The reason the version (indeed all the songs) on "ambulence" are so long, is that the ATP set took place shortly after Jhonn had had a series of alcohol driven psychotic episodes, "missing periods" lasting days at a time—the story he tells about losing it in the Marylebone Road is absolutely true. On the day of the show there was a feeling between me and Thighps that Jhonn might not get anything together vocally at all. I think it was largely ONLY because Ian had made Jhonn a dress to wear on stage, and was there "holding his hand" that he showed up and performed at all. By doing a set that was mainly longer low-key and new tracks, Jhonn was not under any pressure to meet any kind of previous standard or expectation...
As it turned out his genius came up with something wonderful and appropriate even though (or because) he was freaked out.
[GR] I am assuming that "Triple Sun" was NEVER recorded in the studio, is that correct?
[GR] I love the last minute and a half, where Jhonn's vocal loop "and I swallowed the one you bury" keeps repeating. Did you take that vocal sample from the April 4th 2003 show at All Tomorrows Parties? Or was that taken from somewhere else?
[PC] Yes it was... It was "Yew Berry" though I believe.
[GR] One track that many people have been commenting on as well, is the splendid "Heaven's Blade." I noticed that this four-minute track is not only truncated from the original seven-minute version off of the Backwards demos, but it is completely different; it almost sounds like two entirely different tracks. The original one, at least the one that has been floating around that I've heard, seems much more of a spaced-out, trippy, dance-oriented track that one might hear at a club. It was instrumental, yet you significantly changed it, added vocals and kept the same name. Could you please explain your reasons for changing the track so significantly, as you did, and keeping the same title for it as well, when you changed several of the other original track titles?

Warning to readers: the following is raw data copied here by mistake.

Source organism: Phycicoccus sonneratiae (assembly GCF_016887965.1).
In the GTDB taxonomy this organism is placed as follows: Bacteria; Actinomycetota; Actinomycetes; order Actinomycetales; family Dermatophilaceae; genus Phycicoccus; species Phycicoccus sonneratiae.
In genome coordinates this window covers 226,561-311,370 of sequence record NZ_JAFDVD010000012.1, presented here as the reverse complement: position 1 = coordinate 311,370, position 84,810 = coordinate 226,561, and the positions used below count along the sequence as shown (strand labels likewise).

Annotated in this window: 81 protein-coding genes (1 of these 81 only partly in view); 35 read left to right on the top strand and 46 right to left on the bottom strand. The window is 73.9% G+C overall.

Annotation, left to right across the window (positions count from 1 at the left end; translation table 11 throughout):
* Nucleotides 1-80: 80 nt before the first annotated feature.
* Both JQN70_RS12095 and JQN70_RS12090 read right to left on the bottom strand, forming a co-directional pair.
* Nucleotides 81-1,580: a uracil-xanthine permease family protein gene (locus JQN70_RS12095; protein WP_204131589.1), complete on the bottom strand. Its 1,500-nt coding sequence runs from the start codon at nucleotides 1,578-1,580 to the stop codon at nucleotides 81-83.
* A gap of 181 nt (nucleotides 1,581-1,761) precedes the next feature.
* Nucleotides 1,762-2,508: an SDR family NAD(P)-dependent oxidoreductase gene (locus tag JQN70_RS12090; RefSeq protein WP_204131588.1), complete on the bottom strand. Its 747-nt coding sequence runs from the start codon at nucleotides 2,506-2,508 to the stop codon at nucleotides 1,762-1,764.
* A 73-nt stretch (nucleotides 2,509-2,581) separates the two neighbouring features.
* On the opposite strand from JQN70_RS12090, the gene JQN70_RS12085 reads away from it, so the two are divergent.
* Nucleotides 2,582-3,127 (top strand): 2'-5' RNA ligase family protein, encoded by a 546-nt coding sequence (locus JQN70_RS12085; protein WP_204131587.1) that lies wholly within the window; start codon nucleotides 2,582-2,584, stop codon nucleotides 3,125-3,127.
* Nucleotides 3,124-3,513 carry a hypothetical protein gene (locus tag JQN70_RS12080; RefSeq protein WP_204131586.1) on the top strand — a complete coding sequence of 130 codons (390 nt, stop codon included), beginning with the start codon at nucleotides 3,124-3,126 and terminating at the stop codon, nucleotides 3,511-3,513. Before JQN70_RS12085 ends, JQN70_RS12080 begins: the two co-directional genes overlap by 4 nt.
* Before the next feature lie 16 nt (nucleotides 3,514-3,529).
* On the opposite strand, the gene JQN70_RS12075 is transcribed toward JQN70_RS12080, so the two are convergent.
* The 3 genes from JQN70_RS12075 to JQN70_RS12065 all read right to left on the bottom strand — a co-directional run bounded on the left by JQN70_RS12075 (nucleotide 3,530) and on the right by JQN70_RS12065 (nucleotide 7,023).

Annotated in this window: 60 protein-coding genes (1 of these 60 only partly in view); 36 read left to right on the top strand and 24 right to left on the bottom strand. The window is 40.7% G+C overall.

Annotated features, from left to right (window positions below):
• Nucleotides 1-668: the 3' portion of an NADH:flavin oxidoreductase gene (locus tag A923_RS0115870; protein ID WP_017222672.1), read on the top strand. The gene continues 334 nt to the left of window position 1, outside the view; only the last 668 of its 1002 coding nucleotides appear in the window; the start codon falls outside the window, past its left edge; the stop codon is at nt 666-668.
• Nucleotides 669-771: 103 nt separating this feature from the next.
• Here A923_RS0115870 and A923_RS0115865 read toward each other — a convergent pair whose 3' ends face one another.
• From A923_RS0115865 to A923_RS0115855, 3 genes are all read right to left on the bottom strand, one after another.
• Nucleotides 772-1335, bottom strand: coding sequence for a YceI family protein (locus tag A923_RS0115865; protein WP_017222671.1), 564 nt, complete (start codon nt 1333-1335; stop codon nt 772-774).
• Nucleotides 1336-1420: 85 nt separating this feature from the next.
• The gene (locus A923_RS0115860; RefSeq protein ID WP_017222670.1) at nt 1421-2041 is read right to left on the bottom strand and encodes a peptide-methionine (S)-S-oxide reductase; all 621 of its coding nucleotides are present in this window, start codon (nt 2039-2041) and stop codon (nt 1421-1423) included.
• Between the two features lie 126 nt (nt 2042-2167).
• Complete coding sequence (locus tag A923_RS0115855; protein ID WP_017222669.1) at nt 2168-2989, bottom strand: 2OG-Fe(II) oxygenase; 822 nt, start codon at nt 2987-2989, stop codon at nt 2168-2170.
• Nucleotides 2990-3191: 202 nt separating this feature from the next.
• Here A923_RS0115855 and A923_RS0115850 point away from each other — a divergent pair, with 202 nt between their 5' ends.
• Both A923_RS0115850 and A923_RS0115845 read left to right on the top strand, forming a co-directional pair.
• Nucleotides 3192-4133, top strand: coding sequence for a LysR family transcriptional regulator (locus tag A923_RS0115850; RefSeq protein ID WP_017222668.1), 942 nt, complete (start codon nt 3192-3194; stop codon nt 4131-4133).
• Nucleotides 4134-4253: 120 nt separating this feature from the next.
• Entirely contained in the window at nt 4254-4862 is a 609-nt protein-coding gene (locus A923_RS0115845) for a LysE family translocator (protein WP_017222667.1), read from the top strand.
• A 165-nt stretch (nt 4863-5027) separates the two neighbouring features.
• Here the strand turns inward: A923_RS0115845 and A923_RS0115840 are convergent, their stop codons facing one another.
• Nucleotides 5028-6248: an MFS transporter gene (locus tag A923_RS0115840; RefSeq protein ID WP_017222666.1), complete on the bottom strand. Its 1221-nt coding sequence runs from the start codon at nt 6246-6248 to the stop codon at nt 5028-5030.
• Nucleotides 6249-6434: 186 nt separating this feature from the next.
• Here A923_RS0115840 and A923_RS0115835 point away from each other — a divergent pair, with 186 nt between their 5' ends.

[PC] When we originally recorded "Heaven's Blade" in the early '90s it was indeed somewhat reminiscent of a Beloved-style club anthem. This was due entirely to Danny Hyde's considerable production and arrangement skills.
While Jhonn and I enjoyed the IDEA that Coil could sound like the Beloved, we found the reality of the demo version song beginning to bore us quite quickly—it was like it didn't have "enough Coil" in it—and also because it was potentially quite commercial, it had a kind of life of its own independent of us, which we both found annoying. Of all the Backwards tracks, that one caused us the most grief and anxiety—it was a bastard child somehow.
The vocals are from the same session though in both versions—just edited and mixed differently. So when it came to using this song at all, I knew I had to strip away all of that quality that we had found annoying. Danny had recorded so many catchy little parts that it was easy to make something new, yet still essentially Coil, as a base for Jhonn's vocals which (as with all the tracks) now took on new meaning.
[GR] The only track from the original sessions aside from "Cold Cell," that still appears to sound somewhat like its original form ("Spastiche") is "I Don't Get It." Could you please tell us a bit about that track and why you DID decide to change its name as well?
[PC] "Spastiche" was just a working title that Dan wrote on the multitrack box the first time we laid that track down, when Jhonn and I were both too tired to think of anything. Jhonn hated the title (and wasn't much keen on the track either to start with—esp after a long and rather discordant session with the muted trumpet player (another whose name I'm ashamed to say I have forgotten). The vocals were recorded in New Orleans—were they on the demo? I can't remember.
I've always been a sucker for that film noir sound, and I knew I wanted to use the track, so it was just a question of adding a bit more to make it more interesting. Thighps did an excellent job of taking it a bit further down that "Turner Classic Movies on ketamine" road.
[GR] One of the newer tracks, "Tattooed Man," was dedicated to Marc Almond, when it was played live in Jesi, Italy on June 11th 2004. Could you please explain the origin of this track? As it has such unique lyrics, it is almost somewhat "atypical" for a Coil song, it ALMOST sounds like something Edward Ka-spel (of the Legendary Pink Dots) might do, with the little "bouncey" melody and the lyrics as well.
[PC] I think it was written for Black Antlers but Jhonn was struggling to fit the words to my music so it didn't make it to that CD. He knew he wanted to sing those words but just not how he should do it. The backing came from a period when I was stealing a lot from the radio. It wasn't until he played it live a few times that he got used to it.